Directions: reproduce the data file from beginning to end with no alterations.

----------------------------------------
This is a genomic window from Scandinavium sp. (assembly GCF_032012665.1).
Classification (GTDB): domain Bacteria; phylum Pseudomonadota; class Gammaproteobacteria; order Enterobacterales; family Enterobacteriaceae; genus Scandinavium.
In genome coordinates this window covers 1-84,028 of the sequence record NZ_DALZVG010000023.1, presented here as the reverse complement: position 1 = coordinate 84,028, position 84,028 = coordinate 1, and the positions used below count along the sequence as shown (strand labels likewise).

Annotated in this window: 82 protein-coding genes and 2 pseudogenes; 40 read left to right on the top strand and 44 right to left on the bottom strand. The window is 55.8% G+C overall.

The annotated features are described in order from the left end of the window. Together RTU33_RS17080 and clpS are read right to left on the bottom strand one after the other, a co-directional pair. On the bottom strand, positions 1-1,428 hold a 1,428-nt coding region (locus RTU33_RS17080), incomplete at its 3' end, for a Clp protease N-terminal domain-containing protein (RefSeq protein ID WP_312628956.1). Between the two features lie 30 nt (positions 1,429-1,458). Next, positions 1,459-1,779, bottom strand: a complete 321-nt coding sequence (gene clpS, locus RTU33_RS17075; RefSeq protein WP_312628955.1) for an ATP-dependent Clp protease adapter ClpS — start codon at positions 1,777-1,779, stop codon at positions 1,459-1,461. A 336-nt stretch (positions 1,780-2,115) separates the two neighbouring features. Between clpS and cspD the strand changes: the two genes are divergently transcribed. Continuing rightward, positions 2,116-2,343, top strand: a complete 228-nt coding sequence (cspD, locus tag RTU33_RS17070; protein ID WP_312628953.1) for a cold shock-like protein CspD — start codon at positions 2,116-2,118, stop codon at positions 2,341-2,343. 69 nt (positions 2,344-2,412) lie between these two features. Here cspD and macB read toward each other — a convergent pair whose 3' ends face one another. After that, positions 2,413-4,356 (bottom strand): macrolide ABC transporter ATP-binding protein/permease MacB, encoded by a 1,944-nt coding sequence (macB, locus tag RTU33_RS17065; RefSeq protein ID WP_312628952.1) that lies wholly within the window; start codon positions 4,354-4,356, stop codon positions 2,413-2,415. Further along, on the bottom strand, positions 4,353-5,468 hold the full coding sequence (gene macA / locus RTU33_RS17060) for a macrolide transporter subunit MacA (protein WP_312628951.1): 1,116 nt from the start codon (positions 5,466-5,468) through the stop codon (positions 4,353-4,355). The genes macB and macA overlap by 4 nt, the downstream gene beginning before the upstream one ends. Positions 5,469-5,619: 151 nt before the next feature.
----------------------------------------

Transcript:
This is a genomic window from Scandinavium sp. (assembly GCF_032012665.1).
Classification (GTDB): domain Bacteria; phylum Pseudomonadota; class Gammaproteobacteria; order Enterobacterales; family Enterobacteriaceae; genus Scandinavium.
In genome coordinates this window covers 1-84,028 of the sequence record NZ_DALZVG010000023.1, presented here as the reverse complement: position 1 = coordinate 84,028, position 84,028 = coordinate 1, and the positions used below count along the sequence as shown (strand labels likewise).

Annotated in this window: 82 protein-coding genes and 2 pseudogenes; 40 read left to right on the top strand and 44 right to left on the bottom strand. The window is 55.8% G+C overall.

The annotated features are described in order from the left end of the window. Together RTU33_RS17080 and clpS are read right to left on the bottom strand one after the other, a co-directional pair. On the bottom strand, positions 1-1,428 hold a 1,428-nt coding region (locus RTU33_RS17080), incomplete at its 3' end, for a Clp protease N-terminal domain-containing protein (RefSeq protein ID WP_312628956.1). Between the two features lie 30 nt (positions 1,429-1,458). Next, positions 1,459-1,779, bottom strand: a complete 321-nt coding sequence (gene clpS, locus RTU33_RS17075; RefSeq protein WP_312628955.1) for an ATP-dependent Clp protease adapter ClpS — start codon at positions 1,777-1,779, stop codon at positions 1,459-1,461. A 336-nt stretch (positions 1,780-2,115) separates the two neighbouring features. Between clpS and cspD the strand changes: the two genes are divergently transcribed. Continuing rightward, positions 2,116-2,343, top strand: a complete 228-nt coding sequence (cspD, locus tag RTU33_RS17070; protein ID WP_312628953.1) for a cold shock-like protein CspD — start codon at positions 2,116-2,118, stop codon at positions 2,341-2,343. 69 nt (positions 2,344-2,412) lie between these two features. Here cspD and macB read toward each other — a convergent pair whose 3' ends face one another. After that, positions 2,413-4,356 (bottom strand): macrolide ABC transporter ATP-binding protein/permease MacB, encoded by a 1,944-nt coding sequence (macB, locus tag RTU33_RS17065; RefSeq protein ID WP_312628952.1) that lies wholly within the window; start codon positions 4,354-4,356, stop codon positions 2,413-2,415. Further along, on the bottom strand, positions 4,353-5,468 hold the full coding sequence (gene macA / locus RTU33_RS17060) for a macrolide transporter subunit MacA (protein WP_312628951.1): 1,116 nt from the start codon (positions 5,466-5,468) through the stop codon (positions 4,353-4,355). The genes macB and macA overlap by 4 nt, the downstream gene beginning before the upstream one ends. Positions 5,469-5,619: 151 nt before the next feature.